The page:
Charles Ardai, the founder of Hard Case Crime, wrote the introduction which explains that Rockstar Games set out to create a classic noir experience,” and that LA Noire puts the player “into the shoes of Cole Phelps” former Marine now a member of LAPD. In addition to creating the game, Rockstar Games also “invite[d] some of the most acclaimed living practitioners of the noir storytelling art … to each write a new short story inspired by the world of LA Noire.” Some of the stories, apparently, are inspired by cases in the game.

I’m a Megan Abbott fan, so I was happy to see her included, and her story, The Girl is a female-centric tale that focuses on the tawdry side of Hollywood. I’ve read all of Abbott’s novels, btw, and The Song is You is my favourite. The Song is You was inspired by the real-life, unsolved disappearance of actress Jean Spangler. It’s a bitterly haunting novel, and I found myself thinking about it as I read The Girl. The Girl is set in a “famous” LA house, and I know which house inspired Abbott here. It’s a “Mayan fortress made of ferroconcrete blocks stacked like teeth.”

The protagonist of the story is an actress called June. She doesn’t have much of a career, but she’s married to a gangster named Guy, and this career move has removed some of the desperation from June’s life. June’s agent tells her that she’ll meet Huston at the party:

“Key Largo. The part’s perfect for you.”

“Claire Trevor’s got it sewn up between her thighs,” June said softly, looking up at the house from the open door of the agent’s middling car. “Ten years, every bed I land in is still warm from her.”

“She’s not married to Guy,” the agent pointed out.

“You see how far that’s got me,” June said.

Ok, this is a Hollywood party of the movers and shakers, the power people of Tinseltown. June has already admitted that she’s slept around to get parts. What else is she willing to do?

The first few years in Hollywood, times were hard and June shared apartments, rooms, even, with a hundred girls, their shared pillowcases flossy with their peroxided hair.

Working counter girl, working  as an extra, working as a department-store model, a girl to look pretty at parties, she got by, barely. She even filled her teeth with white candle wax when they turned brown and died.

She said she would do things, and she wouldn’t suffer for them. She’s seen where suffering could get you, and it wasn’t her bag.

So she hustled and hustled and finally found the ways to get all those small roles at Republic, B-unit jobs at Fox. She never could be sure, though, is she was making headway or running on her last bit of garter-flashing luck.

I am a fan of Joe R. Lansdale’s Hap and Leonard series, so it wasn’t too surprising that another favourite story came from this author. Lansdale’s story, Naked Angel, is about patrolman Adam Coats who finds a dead body frozen inside a huge block of ice.

Downtown at the morgue the night attendant, Bowen, greeted him with a little wave from behind his desk. Bowen was wearing a white smock covered in red splotches that looked like blood but weren’t. There was a messy meatball sandwich on a brown paper wrapper in front of him, half-eaten. He had a pulp-Western magazine in his hands. He laid it on the desk and showed Coats some teeth.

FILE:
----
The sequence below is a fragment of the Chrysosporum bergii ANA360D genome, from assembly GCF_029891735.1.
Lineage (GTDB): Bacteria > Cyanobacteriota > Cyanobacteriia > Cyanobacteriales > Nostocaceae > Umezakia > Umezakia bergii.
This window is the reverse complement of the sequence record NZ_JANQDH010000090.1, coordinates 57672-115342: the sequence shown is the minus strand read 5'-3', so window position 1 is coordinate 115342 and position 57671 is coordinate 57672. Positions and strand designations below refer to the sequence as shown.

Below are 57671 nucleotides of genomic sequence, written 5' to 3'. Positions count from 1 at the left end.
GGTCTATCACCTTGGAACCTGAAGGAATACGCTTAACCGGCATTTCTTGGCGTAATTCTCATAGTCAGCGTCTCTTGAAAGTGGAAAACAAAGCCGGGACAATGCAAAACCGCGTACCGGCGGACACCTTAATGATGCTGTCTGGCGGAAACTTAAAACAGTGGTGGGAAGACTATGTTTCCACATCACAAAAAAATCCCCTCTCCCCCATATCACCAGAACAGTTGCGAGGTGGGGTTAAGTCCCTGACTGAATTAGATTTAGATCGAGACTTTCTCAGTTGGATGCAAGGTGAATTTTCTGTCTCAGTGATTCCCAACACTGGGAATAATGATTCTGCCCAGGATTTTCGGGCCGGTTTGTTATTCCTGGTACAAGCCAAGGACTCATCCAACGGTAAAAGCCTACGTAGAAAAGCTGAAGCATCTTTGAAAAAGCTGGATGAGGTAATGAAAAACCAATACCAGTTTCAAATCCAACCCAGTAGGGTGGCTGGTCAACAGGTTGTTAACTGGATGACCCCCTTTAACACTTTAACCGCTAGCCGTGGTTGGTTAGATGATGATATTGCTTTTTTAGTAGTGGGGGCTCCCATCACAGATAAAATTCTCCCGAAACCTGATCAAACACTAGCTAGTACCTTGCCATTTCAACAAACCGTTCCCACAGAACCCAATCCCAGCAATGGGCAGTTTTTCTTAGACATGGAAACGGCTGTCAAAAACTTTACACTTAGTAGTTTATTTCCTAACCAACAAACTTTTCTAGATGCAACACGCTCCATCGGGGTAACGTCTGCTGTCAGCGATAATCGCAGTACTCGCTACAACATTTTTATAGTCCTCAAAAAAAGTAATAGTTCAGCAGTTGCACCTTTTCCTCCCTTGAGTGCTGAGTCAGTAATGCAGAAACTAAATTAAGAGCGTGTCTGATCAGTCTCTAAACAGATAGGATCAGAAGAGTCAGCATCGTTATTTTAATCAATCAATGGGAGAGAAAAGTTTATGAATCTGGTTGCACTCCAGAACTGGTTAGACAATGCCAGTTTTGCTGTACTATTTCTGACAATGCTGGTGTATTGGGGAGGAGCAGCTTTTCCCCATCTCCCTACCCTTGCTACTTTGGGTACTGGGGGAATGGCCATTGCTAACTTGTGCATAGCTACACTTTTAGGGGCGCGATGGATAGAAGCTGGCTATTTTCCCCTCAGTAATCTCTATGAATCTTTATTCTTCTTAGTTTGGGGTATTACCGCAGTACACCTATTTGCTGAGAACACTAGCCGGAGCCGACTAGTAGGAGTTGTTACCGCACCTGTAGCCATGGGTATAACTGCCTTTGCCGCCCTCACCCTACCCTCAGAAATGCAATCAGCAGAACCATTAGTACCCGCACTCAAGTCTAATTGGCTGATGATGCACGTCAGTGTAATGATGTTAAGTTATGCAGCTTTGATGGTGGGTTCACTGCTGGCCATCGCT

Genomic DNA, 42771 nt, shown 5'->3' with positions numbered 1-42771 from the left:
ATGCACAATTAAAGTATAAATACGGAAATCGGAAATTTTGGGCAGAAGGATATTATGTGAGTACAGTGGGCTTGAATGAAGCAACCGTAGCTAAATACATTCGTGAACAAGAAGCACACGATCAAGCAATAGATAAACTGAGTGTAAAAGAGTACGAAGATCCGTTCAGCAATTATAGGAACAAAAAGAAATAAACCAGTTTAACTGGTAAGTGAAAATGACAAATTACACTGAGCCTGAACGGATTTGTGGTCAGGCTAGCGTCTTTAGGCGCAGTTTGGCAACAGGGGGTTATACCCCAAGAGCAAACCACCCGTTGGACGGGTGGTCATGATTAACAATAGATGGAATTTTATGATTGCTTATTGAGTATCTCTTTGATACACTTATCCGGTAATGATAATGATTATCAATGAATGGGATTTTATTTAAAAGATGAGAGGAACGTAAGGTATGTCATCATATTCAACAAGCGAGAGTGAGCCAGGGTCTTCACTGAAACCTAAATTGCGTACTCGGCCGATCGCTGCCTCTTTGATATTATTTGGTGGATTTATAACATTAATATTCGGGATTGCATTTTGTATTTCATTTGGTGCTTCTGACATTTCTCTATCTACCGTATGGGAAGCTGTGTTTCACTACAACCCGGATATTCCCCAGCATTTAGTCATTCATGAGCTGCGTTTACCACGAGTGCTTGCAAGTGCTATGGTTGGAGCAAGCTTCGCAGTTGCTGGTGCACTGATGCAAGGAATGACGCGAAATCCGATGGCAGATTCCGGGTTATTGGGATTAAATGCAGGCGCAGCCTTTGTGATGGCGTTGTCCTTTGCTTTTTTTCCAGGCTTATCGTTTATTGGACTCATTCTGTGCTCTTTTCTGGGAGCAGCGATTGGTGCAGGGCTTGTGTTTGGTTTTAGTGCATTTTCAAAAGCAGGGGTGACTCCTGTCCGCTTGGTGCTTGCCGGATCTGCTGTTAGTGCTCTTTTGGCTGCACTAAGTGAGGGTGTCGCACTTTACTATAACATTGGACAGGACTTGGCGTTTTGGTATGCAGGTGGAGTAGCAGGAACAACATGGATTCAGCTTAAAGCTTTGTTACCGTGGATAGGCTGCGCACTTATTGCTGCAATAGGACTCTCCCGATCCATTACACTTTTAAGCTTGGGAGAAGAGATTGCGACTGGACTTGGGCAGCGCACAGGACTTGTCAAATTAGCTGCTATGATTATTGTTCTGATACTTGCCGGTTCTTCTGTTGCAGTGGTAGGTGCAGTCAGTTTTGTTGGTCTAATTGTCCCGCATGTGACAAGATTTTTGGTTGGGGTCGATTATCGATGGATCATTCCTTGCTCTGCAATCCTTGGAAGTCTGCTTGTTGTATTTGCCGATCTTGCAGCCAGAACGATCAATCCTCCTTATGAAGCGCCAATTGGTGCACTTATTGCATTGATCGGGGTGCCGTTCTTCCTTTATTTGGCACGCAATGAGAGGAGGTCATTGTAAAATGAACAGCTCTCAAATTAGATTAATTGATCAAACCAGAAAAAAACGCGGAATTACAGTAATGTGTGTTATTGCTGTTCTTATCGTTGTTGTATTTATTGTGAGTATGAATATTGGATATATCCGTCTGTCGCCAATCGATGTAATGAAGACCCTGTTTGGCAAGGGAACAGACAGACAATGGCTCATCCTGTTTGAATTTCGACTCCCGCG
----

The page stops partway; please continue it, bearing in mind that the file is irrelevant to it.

I wasn’t sure which was worse–thinking that the morgue attendant’s smock was covered in blood or realising that he was eating a messy meatball sandwich a few feet away from the stiffs.

Another favourite I’m going to mention is Hell of an Affair by Duane Swierczynski. This is the story of Bill Shelton, an underpaid Los Angeles surveyor who thinks he gets lucky when he picks up a waitress named Bonnie. Wait. I’ll revise that. She picks him up. Bad sign. A few dates and a little tongue hockey later, Bill’s ready to do whatever it takes to get Bonnie out of trouble.

These are classic noir tales: the easy pick-up femme fatale, affairs torched by lust, greed and ambition, and our characters lured by opportunity only to be tricked by fate. Some of these short stories have the feel that they could be fleshed out into novellas, but hey for 99 cents, I’m not bitching.  And if you want the low-down on the other stories, knock yourself out and spring for a copy.

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Filed under Abbott Megan, Block Lawrence, Fiction, Lansdale Joe R, Oates Joyce Carol, Prose Francine, Santlofer Jonathan, Swierczynski Duane, Vachss Andrew

Savage Season by Joe R. Lansdale

Last year I made a disturbing discovering about author Joe Lansdale…he’s written a lot of wonderful books and I’d never heard of him.

First I read one of Lansdale’s stand-alone thrillers, Leather Maiden. I liked it. But then I discovered that he’d written an entire series featuring two characters: Hap Collins and Leonard Pine. Anyway, I read and reviewed the second novel in the series Mucho Mojo for www.mostlyfiction.com Then I read and reviewed Vanilla Ride and even managed to cop an interview with Lansdale at the same time.

savage seasonSo why was discovering Lansdale disturbing? I read a lot of books and yet I hadn’t heard about this author. It’s at times like this I wonder what I am doing wrong. Is my book antenna out-of-order? How many other great books are slipping by unnoticed? But then I discovered something else…Lansdale wrote the short story that became the weird and wonderful film Bubba Ho Tep, and I love that film. Things were beginning to fall into place…and I knew it was my mission to read all the Hap and Leonard novels in the series. This brings me to the first book in the series, Savage Season.